Tuesday, March 8, 2011
Light and Shadow
Friday was a perfect, sunny winter day: Intense shadows radiated from every tree, black against the white snow. On impulse, I decided to document this austere beauty with my camera while taking a drive around the lake I live on.
My conscious motivation was pure and unemotional: just observe the interplay of shadow and light. I knew I was following in the spirit of Eastern thought where yin and yang are often described in similar terms as sunlight playing over elements in nature. Yin (in the literal sense) is the dark area shaded by the mountain while yang (in the literal sense) is the brightly lit sunny place: “As the sun moves across the sky, yin and yang gradually trade places with each other, revealing what was obscured and obscuring what was revealed.”1
Eastern thought is so refreshing, I thought – as I drove around the lake, stopping here and there to take photographs – compared to our own mainstream news and politicians who rarely try to find balance between opposing elements of a story; instead issues are presented in black or white terms as either good or evil, pleasant or unpleasant, beautiful or ugly, true or false.
I continued to muse as I drove around the lake: Choosing between opposites limits us in many ways, collectively as well as personally. If we are forced, as we are in Western society, to choose between dichotomies, our ego-centered consciousness tends to identify with the positive side while dissociating itself from the negative side.
This splitting creates a real problem. The negative parts of ourselves that we deny become suppressed, over time, to the point that that they are purged from our conscious mind; at that point, according to Jung, our repressed feelings and memories become a reservoir of human darkness which he called the shadow. We all carry such a shadow, he said, and the less conscious we are of it, “the blacker and denser it is."2
I marveled at the elaborate deviousness of the human mind as I transferred my digital photos into my computer. After reviewing them, one image stood out: my photograph of the old twisted apple tree with its distorted shadow was by far the best, the most abstract and mysterious – but it also had a strange, ominous feel to it.
What was it about this particular tree: Is it just the nature of the composition or is there, perhaps, a Jungian explanation – a personal shadow lurking behind the tree shadow? It was true, in a general sense, that I had a personal connection to this tree that I did not have with the rest. The twisted apple tree happened to stand in an old abandoned orchard that had once belonged to my grandmother. But that was that.
Or was it?
As I sat in reverie, more forgotten memories started filtering into my consciousness like recycled water through a filter. I remembered helping my father cut this field when I was a very young teenager, around 12 or 13 years of age. While he drove the tractor with the mowing machine with its 5’ cutter bar of sharp triangular knives, I cut the grass he couldn’t reach, close by the apple trunks, with my sickle.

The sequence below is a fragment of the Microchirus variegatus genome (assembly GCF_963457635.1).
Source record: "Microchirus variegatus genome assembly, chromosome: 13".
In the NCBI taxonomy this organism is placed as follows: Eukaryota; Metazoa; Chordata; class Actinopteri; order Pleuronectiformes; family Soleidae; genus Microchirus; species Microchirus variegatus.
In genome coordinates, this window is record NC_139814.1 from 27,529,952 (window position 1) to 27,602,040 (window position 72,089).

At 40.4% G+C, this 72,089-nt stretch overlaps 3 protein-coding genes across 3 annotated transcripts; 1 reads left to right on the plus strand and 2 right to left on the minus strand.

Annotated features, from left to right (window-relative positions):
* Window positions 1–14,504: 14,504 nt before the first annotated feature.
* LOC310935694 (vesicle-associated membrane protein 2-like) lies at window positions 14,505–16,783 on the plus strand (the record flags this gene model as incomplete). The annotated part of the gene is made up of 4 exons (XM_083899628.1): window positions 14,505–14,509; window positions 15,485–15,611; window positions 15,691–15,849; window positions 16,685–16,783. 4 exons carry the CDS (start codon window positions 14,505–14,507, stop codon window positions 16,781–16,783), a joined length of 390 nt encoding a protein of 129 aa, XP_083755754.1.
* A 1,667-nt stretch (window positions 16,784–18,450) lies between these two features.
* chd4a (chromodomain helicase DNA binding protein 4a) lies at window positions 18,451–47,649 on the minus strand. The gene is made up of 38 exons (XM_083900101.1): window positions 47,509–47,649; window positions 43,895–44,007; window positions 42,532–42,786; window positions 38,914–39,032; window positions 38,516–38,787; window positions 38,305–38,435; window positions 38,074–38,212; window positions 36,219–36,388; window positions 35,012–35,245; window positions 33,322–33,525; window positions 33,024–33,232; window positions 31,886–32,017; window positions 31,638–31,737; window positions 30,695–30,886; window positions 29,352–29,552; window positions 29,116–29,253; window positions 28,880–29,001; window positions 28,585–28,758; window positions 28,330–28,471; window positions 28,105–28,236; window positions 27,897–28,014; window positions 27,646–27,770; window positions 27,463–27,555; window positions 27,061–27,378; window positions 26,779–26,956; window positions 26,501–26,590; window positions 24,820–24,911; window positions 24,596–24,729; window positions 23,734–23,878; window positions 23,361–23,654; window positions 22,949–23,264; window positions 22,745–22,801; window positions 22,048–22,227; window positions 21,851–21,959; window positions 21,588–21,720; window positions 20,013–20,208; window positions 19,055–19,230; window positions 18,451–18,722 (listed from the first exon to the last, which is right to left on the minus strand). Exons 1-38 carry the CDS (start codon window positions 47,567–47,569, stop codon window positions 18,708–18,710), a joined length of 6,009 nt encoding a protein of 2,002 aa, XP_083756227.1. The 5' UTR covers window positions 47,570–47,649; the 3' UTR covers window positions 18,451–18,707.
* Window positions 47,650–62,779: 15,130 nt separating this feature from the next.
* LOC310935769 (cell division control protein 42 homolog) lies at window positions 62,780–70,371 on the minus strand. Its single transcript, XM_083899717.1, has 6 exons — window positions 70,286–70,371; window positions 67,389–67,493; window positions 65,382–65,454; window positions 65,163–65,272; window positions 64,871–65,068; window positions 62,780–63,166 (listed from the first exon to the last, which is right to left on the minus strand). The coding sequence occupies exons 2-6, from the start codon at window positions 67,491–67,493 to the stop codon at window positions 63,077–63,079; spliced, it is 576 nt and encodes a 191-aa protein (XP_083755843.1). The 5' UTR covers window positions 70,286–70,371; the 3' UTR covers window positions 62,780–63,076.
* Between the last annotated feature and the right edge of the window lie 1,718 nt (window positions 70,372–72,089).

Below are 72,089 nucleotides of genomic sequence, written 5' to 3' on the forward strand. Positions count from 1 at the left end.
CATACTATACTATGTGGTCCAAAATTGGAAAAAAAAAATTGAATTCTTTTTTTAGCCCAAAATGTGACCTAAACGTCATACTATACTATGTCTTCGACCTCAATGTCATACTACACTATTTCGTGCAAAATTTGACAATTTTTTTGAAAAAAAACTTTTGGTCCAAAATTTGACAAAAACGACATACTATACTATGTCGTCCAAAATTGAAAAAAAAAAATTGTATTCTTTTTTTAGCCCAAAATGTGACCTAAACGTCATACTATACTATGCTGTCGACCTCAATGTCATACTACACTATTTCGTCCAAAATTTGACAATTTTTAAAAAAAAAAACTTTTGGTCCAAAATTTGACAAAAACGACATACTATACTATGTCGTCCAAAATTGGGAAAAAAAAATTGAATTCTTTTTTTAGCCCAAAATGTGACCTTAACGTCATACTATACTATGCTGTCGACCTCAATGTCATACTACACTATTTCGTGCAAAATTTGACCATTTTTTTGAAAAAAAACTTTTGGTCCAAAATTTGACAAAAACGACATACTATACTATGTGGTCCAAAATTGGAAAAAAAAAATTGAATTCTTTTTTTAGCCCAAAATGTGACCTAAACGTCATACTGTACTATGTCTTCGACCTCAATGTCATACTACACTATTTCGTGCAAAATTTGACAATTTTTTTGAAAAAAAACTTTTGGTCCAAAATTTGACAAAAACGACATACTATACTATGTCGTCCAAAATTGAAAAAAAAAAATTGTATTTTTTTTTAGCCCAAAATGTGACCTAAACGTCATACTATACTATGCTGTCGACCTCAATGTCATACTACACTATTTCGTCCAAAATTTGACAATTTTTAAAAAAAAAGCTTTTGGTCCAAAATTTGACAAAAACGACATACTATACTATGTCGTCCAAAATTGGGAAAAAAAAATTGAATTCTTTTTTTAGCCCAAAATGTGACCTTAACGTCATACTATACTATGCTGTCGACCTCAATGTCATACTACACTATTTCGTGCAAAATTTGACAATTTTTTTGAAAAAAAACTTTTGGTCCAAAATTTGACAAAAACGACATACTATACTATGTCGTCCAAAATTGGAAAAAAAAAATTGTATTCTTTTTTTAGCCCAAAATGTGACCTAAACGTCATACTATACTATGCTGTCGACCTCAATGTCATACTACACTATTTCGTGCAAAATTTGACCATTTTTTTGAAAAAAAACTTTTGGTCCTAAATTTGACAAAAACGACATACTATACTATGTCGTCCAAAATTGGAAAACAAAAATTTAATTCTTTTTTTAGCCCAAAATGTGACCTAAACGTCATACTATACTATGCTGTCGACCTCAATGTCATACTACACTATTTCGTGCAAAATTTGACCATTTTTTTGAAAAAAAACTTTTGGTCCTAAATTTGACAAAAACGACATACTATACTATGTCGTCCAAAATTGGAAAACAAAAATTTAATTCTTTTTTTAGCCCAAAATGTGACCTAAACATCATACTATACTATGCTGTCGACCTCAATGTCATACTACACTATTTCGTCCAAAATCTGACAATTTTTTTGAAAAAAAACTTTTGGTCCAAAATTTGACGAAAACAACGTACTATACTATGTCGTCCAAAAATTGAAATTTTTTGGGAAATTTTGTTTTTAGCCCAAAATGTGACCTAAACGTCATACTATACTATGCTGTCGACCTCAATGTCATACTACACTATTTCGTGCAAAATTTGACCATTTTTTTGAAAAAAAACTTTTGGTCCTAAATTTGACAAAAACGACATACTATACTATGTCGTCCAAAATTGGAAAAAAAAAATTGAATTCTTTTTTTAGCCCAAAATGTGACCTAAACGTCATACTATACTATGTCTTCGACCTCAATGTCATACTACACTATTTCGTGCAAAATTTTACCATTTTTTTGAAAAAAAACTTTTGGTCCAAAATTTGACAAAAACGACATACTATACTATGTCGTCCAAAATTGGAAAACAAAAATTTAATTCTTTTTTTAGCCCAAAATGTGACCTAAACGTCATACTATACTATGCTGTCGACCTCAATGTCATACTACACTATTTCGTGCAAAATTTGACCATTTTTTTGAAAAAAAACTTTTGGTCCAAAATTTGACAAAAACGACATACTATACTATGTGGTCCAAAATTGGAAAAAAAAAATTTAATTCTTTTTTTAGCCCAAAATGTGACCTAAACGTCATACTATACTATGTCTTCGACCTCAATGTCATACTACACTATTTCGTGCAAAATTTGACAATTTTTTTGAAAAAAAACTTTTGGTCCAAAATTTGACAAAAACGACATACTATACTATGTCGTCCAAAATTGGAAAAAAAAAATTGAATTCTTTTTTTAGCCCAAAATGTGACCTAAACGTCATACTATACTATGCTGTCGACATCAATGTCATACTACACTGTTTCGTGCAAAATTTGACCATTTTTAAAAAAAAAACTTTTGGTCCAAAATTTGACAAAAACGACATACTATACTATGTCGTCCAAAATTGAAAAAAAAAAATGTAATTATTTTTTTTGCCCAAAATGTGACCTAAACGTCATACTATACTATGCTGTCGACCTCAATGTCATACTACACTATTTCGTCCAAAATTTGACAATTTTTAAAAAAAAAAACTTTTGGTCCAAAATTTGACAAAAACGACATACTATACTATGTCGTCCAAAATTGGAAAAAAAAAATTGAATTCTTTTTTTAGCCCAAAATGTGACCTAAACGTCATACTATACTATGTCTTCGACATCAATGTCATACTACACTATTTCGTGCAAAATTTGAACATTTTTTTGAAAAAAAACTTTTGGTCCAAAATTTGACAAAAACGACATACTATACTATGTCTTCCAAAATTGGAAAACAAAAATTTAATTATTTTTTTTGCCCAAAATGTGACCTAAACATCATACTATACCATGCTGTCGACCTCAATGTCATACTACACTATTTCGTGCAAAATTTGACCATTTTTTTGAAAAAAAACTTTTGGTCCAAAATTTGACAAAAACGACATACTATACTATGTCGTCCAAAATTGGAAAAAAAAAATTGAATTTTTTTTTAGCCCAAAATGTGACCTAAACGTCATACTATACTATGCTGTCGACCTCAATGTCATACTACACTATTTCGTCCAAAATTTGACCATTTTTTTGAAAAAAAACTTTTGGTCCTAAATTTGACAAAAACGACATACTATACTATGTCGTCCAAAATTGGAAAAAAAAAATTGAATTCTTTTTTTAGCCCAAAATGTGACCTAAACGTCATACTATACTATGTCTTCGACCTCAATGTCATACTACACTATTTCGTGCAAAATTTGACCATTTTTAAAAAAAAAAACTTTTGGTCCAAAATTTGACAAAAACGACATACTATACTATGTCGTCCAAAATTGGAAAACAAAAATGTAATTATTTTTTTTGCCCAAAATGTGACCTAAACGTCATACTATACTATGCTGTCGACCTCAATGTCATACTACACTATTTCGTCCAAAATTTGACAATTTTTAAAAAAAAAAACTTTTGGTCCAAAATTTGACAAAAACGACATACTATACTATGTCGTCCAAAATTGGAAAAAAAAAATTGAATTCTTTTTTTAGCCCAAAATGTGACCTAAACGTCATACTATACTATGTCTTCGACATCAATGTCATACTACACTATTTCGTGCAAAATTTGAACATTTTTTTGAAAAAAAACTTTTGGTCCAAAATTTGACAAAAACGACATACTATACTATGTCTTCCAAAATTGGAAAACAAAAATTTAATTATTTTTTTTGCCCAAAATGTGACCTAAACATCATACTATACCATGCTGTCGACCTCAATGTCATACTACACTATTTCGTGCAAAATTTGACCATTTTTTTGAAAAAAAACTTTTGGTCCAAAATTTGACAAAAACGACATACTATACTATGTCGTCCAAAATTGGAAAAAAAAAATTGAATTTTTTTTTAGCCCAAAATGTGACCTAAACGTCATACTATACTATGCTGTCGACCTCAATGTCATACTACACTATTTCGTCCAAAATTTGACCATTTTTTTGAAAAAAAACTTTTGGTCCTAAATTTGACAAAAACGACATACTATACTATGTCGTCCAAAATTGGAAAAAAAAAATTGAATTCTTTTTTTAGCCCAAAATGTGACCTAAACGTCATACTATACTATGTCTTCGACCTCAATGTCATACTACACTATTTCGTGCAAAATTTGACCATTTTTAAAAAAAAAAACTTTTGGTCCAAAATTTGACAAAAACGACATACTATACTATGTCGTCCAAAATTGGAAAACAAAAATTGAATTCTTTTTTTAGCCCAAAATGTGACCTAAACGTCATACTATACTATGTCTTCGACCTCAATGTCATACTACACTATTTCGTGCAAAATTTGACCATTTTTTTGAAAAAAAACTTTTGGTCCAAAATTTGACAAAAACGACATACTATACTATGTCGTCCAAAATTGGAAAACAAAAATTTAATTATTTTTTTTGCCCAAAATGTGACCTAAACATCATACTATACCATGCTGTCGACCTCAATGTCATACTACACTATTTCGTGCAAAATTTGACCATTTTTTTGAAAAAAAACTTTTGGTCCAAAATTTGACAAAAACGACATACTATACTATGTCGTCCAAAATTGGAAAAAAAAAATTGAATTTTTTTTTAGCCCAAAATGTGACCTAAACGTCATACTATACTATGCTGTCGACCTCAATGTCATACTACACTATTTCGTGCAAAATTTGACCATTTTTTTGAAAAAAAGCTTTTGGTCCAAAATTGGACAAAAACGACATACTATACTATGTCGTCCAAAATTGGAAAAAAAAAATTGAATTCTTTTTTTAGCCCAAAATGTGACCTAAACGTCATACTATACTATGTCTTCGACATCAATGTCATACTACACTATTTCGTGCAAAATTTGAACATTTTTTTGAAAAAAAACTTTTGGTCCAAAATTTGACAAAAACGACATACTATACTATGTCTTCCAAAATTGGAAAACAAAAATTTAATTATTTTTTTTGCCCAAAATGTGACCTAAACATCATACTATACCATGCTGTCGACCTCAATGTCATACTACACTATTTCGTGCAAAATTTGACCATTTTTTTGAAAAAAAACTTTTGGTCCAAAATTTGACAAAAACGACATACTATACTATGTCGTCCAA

Suddenly with an agonizing, caterwauling screech, a cat sprang out of the high grass, falling victim along with the hay to the gnashing mowing machine knives, and ran bouncing in an exaggerated manner, as if running over red-hot coals, into my grandmother’s barn. There my father and I cornered it and discovered one hind leg dangling, attached by only skin and ligament. Blood was everywhere.
My grandmother was in a convalescent facility, recuperating from a fractured hip. The cat was a barn cat who was expected to fend for herself. My father wrapped the cat in an old shirt and told me to hold her tightly and not let go. The cat was still screaming and, needless to say, by that time I was crying, too.
He took a carving knife he had found in the kitchen and attempted to finish the amputation. But the cat fought mightily, clawing, biting, wiggling, writhing valiantly attempting to avoid the knife which, when it did make contact, was too dull to cut cleanly.
After three attempts, which seemed like an eternity, the leg fell free. The cat clawed her way out of my grasp and beat a retreat out the door, leaving behind a bloody trail. My father and I stood there motionless in the sudden silence, drenched in our own sweat, splattered with blood, attempting to come to terms with what had just happened so suddenly and unexpectedly.
After a few moments, my father reassured me again that the cat would be all right, we cleaned up in the kitchen and went back to work cutting hay. Later that summer the now three legged cat was back in the field hunting mice as if nothing had happened My father and I soon stopped talking about the incident and it soon receded into the dark reservoir of my subconscious – until now.
The rational part of my memory of coping with the cat accident–which took place in only 5 minutes of my life over 50 years ago – seems more illusionary than any of my dreams. But, now after recovering that memory, the emotional part of me feels like I’m just a kid again back in that barn with my father: I can see the dangling leg, smell the blood, and taste the fear.
Jung’s shadow exists, that’s for sure, and the more unconscious it is, the blacker and denser it is. It makes one ponder: What is more real, the real event or its shadow?